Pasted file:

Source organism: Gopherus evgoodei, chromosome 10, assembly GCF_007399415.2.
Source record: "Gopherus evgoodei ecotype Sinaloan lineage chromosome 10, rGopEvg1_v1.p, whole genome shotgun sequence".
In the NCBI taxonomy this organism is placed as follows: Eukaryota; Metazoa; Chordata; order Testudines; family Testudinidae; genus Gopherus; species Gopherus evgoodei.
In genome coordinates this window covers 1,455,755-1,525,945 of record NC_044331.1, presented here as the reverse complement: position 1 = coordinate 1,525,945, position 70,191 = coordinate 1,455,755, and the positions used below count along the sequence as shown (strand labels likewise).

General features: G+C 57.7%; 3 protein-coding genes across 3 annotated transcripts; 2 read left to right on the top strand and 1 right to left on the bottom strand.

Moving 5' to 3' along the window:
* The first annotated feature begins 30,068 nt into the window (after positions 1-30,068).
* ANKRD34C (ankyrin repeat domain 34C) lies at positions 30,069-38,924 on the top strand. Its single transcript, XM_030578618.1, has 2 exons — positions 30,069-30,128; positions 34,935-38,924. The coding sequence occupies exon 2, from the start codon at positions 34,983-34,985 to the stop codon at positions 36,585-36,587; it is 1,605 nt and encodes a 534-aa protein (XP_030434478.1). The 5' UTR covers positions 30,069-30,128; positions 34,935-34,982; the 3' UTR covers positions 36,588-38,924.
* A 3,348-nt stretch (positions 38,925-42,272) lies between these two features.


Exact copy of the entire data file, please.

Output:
Source organism: Gopherus evgoodei, chromosome 10, assembly GCF_007399415.2.
Source record: "Gopherus evgoodei ecotype Sinaloan lineage chromosome 10, rGopEvg1_v1.p, whole genome shotgun sequence".
In the NCBI taxonomy this organism is placed as follows: Eukaryota; Metazoa; Chordata; order Testudines; family Testudinidae; genus Gopherus; species Gopherus evgoodei.
In genome coordinates this window covers 1,455,755-1,525,945 of record NC_044331.1, presented here as the reverse complement: position 1 = coordinate 1,525,945, position 70,191 = coordinate 1,455,755, and the positions used below count along the sequence as shown (strand labels likewise).

General features: G+C 57.7%; 3 protein-coding genes across 3 annotated transcripts; 2 read left to right on the top strand and 1 right to left on the bottom strand.

Moving 5' to 3' along the window:
* The first annotated feature begins 30,068 nt into the window (after positions 1-30,068).
* ANKRD34C (ankyrin repeat domain 34C) lies at positions 30,069-38,924 on the top strand. Its single transcript, XM_030578618.1, has 2 exons — positions 30,069-30,128; positions 34,935-38,924. The coding sequence occupies exon 2, from the start codon at positions 34,983-34,985 to the stop codon at positions 36,585-36,587; it is 1,605 nt and encodes a 534-aa protein (XP_030434478.1). The 5' UTR covers positions 30,069-30,128; positions 34,935-34,982; the 3' UTR covers positions 36,588-38,924.
* A 3,348-nt stretch (positions 38,925-42,272) lies between these two features.